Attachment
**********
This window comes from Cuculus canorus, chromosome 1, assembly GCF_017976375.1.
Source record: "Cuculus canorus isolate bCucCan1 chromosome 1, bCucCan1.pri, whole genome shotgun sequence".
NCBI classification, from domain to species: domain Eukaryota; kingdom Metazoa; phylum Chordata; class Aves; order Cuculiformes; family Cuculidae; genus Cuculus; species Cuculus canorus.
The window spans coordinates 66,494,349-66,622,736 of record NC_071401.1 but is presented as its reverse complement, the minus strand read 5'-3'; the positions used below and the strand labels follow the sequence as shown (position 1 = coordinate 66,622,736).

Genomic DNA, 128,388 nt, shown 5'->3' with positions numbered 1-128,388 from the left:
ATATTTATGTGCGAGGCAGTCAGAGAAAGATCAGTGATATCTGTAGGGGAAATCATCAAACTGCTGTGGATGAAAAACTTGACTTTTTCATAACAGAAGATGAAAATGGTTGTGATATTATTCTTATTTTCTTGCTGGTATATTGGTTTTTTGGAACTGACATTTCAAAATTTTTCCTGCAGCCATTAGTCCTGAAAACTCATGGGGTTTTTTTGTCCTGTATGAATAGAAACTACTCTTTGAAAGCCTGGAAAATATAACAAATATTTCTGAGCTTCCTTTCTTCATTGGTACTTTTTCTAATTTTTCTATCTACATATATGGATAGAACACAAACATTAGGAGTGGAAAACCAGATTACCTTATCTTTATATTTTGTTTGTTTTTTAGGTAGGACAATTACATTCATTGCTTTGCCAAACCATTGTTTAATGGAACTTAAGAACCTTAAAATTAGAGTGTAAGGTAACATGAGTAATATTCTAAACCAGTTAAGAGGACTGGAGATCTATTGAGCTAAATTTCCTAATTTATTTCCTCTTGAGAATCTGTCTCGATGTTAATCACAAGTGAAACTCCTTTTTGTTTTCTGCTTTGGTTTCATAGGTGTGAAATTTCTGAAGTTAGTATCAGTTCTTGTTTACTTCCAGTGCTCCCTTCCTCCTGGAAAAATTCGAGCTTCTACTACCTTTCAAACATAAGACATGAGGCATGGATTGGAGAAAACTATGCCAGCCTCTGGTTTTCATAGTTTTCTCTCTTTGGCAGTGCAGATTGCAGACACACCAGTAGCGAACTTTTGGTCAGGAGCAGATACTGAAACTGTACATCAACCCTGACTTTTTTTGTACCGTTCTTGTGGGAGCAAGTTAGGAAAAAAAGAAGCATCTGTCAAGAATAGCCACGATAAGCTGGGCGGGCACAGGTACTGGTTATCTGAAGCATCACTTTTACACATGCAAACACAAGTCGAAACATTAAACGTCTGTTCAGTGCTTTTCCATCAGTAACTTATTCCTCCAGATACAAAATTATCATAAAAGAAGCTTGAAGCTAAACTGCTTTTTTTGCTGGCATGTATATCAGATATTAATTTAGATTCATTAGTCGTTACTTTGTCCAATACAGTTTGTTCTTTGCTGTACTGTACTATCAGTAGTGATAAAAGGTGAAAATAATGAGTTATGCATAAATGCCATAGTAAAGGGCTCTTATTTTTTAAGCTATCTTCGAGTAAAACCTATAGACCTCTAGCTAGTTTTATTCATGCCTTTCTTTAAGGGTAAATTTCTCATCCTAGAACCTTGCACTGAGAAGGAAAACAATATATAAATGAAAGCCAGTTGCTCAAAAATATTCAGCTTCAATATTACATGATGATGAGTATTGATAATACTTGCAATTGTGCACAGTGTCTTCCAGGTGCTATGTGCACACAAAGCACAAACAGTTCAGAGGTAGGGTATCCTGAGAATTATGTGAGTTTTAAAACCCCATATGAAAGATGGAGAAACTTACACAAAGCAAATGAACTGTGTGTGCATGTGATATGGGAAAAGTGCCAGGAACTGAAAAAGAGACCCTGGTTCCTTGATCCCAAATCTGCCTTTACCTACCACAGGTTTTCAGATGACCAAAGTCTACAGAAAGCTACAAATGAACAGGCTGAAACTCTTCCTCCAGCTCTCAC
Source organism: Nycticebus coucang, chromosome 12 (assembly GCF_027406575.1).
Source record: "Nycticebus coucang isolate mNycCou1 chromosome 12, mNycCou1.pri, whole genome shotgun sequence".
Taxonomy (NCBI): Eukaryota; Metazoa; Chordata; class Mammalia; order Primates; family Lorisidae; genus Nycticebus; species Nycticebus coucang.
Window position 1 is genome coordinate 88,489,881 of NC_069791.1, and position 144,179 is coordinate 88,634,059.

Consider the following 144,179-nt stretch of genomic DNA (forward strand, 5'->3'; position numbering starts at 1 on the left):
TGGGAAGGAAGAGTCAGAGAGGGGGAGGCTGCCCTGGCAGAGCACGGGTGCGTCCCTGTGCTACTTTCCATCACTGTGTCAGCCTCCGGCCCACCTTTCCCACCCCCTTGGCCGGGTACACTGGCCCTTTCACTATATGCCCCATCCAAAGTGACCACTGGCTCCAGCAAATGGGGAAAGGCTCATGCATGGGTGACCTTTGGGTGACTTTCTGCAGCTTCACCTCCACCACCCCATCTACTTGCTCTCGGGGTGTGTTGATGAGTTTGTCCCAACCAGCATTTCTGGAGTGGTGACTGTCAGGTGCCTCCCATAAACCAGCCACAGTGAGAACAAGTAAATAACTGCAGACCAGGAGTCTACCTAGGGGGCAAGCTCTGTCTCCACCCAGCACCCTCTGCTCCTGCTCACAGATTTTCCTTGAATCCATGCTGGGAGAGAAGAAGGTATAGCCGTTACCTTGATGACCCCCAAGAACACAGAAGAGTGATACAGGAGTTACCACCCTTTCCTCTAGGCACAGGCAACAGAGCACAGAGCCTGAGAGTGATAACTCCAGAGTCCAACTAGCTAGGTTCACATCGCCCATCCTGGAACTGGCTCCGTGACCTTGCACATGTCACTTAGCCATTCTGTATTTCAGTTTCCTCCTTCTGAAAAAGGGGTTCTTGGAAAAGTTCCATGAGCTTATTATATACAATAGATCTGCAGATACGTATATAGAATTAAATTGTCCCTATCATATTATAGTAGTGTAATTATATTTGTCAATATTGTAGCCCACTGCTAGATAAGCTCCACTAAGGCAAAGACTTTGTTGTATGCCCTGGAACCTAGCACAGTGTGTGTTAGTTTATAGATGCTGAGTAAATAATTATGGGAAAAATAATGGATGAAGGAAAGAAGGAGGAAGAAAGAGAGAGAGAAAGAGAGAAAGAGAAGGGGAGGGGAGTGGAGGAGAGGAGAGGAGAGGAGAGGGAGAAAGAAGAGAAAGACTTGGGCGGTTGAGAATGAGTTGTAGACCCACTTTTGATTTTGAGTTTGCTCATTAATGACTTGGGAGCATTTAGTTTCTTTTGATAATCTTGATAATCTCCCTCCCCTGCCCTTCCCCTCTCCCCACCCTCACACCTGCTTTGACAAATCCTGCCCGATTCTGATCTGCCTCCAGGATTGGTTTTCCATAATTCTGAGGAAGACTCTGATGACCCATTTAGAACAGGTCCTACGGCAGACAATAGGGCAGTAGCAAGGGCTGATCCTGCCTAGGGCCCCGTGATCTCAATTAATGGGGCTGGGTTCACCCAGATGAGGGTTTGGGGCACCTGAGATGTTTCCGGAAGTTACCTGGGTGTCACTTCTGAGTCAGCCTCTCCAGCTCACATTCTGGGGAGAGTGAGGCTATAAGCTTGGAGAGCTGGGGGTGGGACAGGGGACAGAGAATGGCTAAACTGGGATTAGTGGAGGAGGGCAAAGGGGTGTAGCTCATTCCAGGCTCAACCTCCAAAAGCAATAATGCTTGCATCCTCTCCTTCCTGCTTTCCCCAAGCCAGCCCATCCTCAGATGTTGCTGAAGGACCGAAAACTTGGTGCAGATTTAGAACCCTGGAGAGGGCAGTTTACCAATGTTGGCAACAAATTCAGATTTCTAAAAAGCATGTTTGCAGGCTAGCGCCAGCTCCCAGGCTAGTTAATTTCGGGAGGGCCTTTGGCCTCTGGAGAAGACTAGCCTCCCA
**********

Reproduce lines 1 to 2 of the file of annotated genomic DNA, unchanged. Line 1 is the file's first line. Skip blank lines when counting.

This window comes from Cuculus canorus, chromosome 1, assembly GCF_017976375.1.
Source record: "Cuculus canorus isolate bCucCan1 chromosome 1, bCucCan1.pri, whole genome shotgun sequence".